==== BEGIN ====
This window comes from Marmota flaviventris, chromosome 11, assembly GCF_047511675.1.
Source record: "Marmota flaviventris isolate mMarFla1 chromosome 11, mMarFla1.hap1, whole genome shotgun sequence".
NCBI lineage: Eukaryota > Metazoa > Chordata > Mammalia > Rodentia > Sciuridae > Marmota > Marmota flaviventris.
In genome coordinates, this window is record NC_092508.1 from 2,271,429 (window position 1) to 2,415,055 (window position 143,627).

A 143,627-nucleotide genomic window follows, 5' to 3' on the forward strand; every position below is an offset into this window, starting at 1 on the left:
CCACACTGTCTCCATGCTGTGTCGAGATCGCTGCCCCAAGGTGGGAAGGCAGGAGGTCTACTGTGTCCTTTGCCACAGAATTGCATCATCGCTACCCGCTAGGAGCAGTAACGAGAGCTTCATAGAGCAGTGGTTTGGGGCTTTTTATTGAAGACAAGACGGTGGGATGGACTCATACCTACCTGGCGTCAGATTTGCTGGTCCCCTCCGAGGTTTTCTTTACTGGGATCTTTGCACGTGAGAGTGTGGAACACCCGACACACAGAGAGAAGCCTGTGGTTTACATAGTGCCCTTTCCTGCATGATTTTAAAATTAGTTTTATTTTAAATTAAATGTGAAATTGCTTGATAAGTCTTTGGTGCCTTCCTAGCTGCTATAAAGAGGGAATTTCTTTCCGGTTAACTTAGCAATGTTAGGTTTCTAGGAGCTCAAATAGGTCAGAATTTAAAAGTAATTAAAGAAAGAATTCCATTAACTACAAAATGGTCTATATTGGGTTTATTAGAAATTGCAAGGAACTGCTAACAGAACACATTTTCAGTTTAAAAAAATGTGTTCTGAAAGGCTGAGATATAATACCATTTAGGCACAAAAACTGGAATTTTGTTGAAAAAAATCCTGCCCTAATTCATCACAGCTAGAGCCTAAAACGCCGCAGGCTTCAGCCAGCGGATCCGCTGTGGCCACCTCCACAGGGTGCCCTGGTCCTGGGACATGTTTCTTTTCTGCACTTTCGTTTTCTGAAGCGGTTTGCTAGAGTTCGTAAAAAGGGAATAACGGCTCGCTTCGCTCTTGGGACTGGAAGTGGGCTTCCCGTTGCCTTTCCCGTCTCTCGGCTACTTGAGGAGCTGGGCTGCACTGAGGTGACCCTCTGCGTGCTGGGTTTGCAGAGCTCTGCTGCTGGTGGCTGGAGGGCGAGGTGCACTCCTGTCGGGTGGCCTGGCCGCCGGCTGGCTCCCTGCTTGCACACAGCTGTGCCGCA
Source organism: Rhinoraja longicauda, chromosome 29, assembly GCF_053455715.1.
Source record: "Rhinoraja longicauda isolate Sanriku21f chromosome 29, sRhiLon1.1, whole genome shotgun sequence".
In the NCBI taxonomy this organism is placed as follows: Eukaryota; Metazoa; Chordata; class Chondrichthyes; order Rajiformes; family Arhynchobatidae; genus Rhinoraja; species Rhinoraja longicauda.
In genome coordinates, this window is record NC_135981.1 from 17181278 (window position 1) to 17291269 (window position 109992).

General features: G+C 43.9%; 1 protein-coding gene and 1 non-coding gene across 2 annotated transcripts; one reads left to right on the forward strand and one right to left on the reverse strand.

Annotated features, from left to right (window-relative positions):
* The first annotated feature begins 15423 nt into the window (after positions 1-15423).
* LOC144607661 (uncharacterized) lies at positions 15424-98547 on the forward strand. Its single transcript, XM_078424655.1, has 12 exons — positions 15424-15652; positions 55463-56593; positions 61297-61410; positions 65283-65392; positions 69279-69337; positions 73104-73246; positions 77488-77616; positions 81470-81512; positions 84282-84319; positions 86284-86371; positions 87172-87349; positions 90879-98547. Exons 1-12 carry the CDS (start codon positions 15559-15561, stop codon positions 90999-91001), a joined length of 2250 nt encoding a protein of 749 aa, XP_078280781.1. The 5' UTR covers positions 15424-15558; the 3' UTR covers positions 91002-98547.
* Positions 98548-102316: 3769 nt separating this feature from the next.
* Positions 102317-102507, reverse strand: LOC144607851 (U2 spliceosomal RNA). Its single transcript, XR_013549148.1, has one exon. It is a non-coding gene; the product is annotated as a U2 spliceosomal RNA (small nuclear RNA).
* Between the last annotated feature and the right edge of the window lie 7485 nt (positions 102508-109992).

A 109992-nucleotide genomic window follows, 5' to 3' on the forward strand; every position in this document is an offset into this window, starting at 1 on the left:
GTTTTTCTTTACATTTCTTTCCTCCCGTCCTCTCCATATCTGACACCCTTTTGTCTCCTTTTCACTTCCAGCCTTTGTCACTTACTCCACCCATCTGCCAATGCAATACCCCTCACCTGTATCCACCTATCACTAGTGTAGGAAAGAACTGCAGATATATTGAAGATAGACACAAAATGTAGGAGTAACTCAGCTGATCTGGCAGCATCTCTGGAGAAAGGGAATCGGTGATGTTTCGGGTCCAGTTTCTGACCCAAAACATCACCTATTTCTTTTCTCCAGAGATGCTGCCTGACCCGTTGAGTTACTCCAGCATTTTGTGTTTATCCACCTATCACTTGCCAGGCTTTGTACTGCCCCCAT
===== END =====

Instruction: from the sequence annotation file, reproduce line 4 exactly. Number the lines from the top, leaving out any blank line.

In genome coordinates, this window is record NC_092508.1 from 2,271,429 (window position 1) to 2,415,055 (window position 143,627).